Royal Glamorgan care criticised

Royal Glamorgan Hospital
Royal Glamorgan Hospital Photo: ITV Wales News

A report by the Public Services Ombudsman for Wales has found that the care received by a 20-year-old woman born with Severe Development Delay, failed to recognised her individual needs. The report found that the woman, known only as Sarah, faced unacceptable delays in administering medication she needed when she was admitted to an adult hospital ward at the Royal Glamorgan Hospital. Her mother (Mrs A) complained to the ombudsman about Sarah's treatment and care she received at the hospital upon her transition from child to adult hospital care.

During Sarah's only admission to an adult hospital ward, there were unacceptable delays in administering the appropriate antibiotic medication and that staff were not trained or equipped to meet Sarah's needs because of a lack of co-ordination between services during the transfer of her care.

– Mrs A, Sarah's Mother

Sarah died in hospital on 21 October 2009, aged 20. Her mother believes that the outcome of her final hospital admission would have been different had Sarah's treatment and care been satisfactory.

The Ombudsman found that arrangements for Sarah's transfer of hospital care were inadequate.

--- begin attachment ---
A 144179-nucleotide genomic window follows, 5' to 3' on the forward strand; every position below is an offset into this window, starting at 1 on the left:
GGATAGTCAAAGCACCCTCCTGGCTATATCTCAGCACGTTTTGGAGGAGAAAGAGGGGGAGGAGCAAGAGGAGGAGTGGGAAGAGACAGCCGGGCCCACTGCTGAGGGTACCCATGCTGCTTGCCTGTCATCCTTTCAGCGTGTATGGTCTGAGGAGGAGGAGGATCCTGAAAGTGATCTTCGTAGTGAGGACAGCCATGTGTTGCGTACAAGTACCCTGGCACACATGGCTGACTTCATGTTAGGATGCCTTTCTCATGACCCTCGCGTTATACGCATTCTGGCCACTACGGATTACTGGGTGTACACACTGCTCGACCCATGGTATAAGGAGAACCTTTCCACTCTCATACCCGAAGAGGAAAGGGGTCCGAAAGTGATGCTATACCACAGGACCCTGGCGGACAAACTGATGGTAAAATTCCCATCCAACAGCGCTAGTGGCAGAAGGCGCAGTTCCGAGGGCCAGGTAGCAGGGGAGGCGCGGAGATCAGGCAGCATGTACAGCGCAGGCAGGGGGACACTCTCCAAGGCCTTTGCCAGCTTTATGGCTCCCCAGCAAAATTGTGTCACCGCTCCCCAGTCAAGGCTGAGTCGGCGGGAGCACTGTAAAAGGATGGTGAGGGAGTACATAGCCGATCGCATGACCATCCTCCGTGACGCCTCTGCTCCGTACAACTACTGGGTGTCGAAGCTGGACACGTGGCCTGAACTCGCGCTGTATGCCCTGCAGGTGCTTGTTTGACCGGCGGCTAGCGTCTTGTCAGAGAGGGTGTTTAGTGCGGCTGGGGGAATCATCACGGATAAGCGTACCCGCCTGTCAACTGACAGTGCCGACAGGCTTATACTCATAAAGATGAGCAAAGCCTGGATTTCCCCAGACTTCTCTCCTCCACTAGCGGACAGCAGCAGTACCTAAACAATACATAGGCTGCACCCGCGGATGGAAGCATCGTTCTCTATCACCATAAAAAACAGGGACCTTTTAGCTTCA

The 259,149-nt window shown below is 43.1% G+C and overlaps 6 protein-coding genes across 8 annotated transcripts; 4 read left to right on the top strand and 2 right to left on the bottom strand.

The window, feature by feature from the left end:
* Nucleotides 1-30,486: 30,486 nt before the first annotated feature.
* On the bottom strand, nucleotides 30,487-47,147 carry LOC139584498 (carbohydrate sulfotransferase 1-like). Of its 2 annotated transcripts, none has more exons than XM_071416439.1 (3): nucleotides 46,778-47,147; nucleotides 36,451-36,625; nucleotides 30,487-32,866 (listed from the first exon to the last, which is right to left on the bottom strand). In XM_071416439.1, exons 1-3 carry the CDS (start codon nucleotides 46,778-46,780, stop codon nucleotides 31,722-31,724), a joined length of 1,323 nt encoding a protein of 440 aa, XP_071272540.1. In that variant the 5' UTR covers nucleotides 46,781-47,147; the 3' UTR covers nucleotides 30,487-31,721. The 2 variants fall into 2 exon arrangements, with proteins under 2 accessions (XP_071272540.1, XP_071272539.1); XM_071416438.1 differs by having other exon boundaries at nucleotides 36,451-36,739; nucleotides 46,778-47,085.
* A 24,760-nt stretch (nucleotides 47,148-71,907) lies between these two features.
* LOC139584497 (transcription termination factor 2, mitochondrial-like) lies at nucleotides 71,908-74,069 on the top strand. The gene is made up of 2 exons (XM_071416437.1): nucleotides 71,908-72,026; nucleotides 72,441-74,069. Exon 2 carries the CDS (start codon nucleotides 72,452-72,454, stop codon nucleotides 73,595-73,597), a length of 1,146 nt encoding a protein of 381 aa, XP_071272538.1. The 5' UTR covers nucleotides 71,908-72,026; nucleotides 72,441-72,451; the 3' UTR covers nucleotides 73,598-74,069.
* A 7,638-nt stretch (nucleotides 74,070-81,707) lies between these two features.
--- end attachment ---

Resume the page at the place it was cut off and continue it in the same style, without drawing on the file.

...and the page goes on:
There was no evidence either of a clear, co-ordinated transfer process or of an effective hand over of care. The health board also failed to plan and deliver services in a way that recognised Sarah's individual needs in accordance with the equalities legislation.

– Ombudsman, Peter Tyndall

The Ombudsman also found that aspects of Sarah's clinical treatment fell below a reasonable standard. There was a failure to initiate treatment with intravenous antibiotics within four hours of Sarah's admission to hospital and also a further delay of more than 21 hours during which two doses of prescribed oral antibiotics were not given.

The Ombudsman didn't say whether or not the outcome would have been different for Sarah because of those clinical failings. Finally, the investigation identified that there were inadequacies in the health board's handling of Mrs A's complaint.

The Ombudsman upheld each element of Mrs A's complaint, and made a number of recommendations to the health board for further action to address the failings identified.

The health board agreed to implement the recommendations and to apologise and make a redress payment to Mrs A of £2,000 in recognition of the problems with her daughter's care, and the resulting uncertainty over the sad outcome.